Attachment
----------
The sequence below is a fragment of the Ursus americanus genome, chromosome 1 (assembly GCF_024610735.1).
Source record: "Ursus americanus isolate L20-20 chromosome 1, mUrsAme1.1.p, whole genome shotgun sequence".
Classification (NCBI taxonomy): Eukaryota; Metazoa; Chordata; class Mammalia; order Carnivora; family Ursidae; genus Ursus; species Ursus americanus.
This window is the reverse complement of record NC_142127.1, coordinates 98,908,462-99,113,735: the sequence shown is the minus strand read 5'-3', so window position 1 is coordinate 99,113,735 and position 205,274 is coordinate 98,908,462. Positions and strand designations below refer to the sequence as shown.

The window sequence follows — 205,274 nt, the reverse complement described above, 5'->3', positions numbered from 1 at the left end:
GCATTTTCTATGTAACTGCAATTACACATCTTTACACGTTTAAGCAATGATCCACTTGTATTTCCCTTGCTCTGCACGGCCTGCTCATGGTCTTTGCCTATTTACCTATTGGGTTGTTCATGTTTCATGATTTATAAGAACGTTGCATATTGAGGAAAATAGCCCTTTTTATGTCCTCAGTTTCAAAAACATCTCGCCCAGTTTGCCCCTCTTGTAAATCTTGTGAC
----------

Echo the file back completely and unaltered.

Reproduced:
The sequence below is a fragment of the Ursus americanus genome, chromosome 1 (assembly GCF_024610735.1).
Source record: "Ursus americanus isolate L20-20 chromosome 1, mUrsAme1.1.p, whole genome shotgun sequence".
Classification (NCBI taxonomy): Eukaryota; Metazoa; Chordata; class Mammalia; order Carnivora; family Ursidae; genus Ursus; species Ursus americanus.
This window is the reverse complement of record NC_142127.1, coordinates 98,908,462-99,113,735: the sequence shown is the minus strand read 5'-3', so window position 1 is coordinate 99,113,735 and position 205,274 is coordinate 98,908,462. Positions and strand designations below refer to the sequence as shown.

The window sequence follows — 205,274 nt, the reverse complement described above, 5'->3', positions numbered from 1 at the left end:
GCATTTTCTATGTAACTGCAATTACACATCTTTACACGTTTAAGCAATGATCCACTTGTATTTCCCTTGCTCTGCACGGCCTGCTCATGGTCTTTGCCTATTTACCTATTGGGTTGTTCATGTTTCATGATTTATAAGAACGTTGCATATTGAGGAAAATAGCCCTTTTTATGTCCTCAGTTTCAAAAACATCTCGCCCAGTTTGCCCCTCTTGTAAATCTTGTGAC